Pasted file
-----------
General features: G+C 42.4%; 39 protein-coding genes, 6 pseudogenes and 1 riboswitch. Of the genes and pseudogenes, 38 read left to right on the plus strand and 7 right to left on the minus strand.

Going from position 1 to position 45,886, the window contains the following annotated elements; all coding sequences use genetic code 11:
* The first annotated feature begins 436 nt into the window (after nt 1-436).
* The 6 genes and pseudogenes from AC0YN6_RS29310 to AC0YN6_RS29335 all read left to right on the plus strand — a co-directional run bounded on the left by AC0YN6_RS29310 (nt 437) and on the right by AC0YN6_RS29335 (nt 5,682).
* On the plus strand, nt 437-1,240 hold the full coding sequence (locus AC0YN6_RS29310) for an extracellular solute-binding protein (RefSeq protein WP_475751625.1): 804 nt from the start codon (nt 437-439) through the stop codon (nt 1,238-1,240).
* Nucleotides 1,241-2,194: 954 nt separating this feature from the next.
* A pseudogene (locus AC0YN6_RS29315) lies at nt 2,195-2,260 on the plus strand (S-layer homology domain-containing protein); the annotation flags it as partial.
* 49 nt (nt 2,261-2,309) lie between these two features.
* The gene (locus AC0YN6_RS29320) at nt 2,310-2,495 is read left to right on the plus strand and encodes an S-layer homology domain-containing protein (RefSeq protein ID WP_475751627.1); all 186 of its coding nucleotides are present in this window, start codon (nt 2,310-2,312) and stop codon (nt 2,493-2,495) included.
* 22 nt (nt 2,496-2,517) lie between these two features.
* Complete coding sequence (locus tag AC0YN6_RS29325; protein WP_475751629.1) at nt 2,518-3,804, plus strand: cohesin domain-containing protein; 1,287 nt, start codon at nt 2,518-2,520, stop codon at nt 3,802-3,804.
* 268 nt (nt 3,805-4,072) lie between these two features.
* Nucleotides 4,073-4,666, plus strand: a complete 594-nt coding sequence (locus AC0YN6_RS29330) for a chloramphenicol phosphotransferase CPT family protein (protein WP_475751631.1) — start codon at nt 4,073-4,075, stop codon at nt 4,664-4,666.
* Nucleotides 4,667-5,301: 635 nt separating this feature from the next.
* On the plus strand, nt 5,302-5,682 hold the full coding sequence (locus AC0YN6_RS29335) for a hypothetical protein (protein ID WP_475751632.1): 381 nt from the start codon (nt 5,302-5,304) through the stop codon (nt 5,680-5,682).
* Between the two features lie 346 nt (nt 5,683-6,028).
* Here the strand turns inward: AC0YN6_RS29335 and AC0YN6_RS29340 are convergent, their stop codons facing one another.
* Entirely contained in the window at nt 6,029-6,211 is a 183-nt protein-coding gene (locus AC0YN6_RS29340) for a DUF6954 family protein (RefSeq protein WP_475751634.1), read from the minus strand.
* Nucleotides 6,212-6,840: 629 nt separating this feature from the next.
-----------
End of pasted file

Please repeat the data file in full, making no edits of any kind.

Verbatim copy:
General features: G+C 42.4%; 39 protein-coding genes, 6 pseudogenes and 1 riboswitch. Of the genes and pseudogenes, 38 read left to right on the plus strand and 7 right to left on the minus strand.

Going from position 1 to position 45,886, the window contains the following annotated elements; all coding sequences use genetic code 11:
* The first annotated feature begins 436 nt into the window (after nt 1-436).
* The 6 genes and pseudogenes from AC0YN6_RS29310 to AC0YN6_RS29335 all read left to right on the plus strand — a co-directional run bounded on the left by AC0YN6_RS29310 (nt 437) and on the right by AC0YN6_RS29335 (nt 5,682).
* On the plus strand, nt 437-1,240 hold the full coding sequence (locus AC0YN6_RS29310) for an extracellular solute-binding protein (RefSeq protein WP_475751625.1): 804 nt from the start codon (nt 437-439) through the stop codon (nt 1,238-1,240).
* Nucleotides 1,241-2,194: 954 nt separating this feature from the next.
* A pseudogene (locus AC0YN6_RS29315) lies at nt 2,195-2,260 on the plus strand (S-layer homology domain-containing protein); the annotation flags it as partial.
* 49 nt (nt 2,261-2,309) lie between these two features.
* The gene (locus AC0YN6_RS29320) at nt 2,310-2,495 is read left to right on the plus strand and encodes an S-layer homology domain-containing protein (RefSeq protein ID WP_475751627.1); all 186 of its coding nucleotides are present in this window, start codon (nt 2,310-2,312) and stop codon (nt 2,493-2,495) included.
* 22 nt (nt 2,496-2,517) lie between these two features.
* Complete coding sequence (locus tag AC0YN6_RS29325; protein WP_475751629.1) at nt 2,518-3,804, plus strand: cohesin domain-containing protein; 1,287 nt, start codon at nt 2,518-2,520, stop codon at nt 3,802-3,804.
* 268 nt (nt 3,805-4,072) lie between these two features.
* Nucleotides 4,073-4,666, plus strand: a complete 594-nt coding sequence (locus AC0YN6_RS29330) for a chloramphenicol phosphotransferase CPT family protein (protein WP_475751631.1) — start codon at nt 4,073-4,075, stop codon at nt 4,664-4,666.
* Nucleotides 4,667-5,301: 635 nt separating this feature from the next.
* On the plus strand, nt 5,302-5,682 hold the full coding sequence (locus AC0YN6_RS29335) for a hypothetical protein (protein ID WP_475751632.1): 381 nt from the start codon (nt 5,302-5,304) through the stop codon (nt 5,680-5,682).
* Between the two features lie 346 nt (nt 5,683-6,028).
* Here the strand turns inward: AC0YN6_RS29335 and AC0YN6_RS29340 are convergent, their stop codons facing one another.
* Entirely contained in the window at nt 6,029-6,211 is a 183-nt protein-coding gene (locus AC0YN6_RS29340) for a DUF6954 family protein (RefSeq protein WP_475751634.1), read from the minus strand.
* Nucleotides 6,212-6,840: 629 nt separating this feature from the next.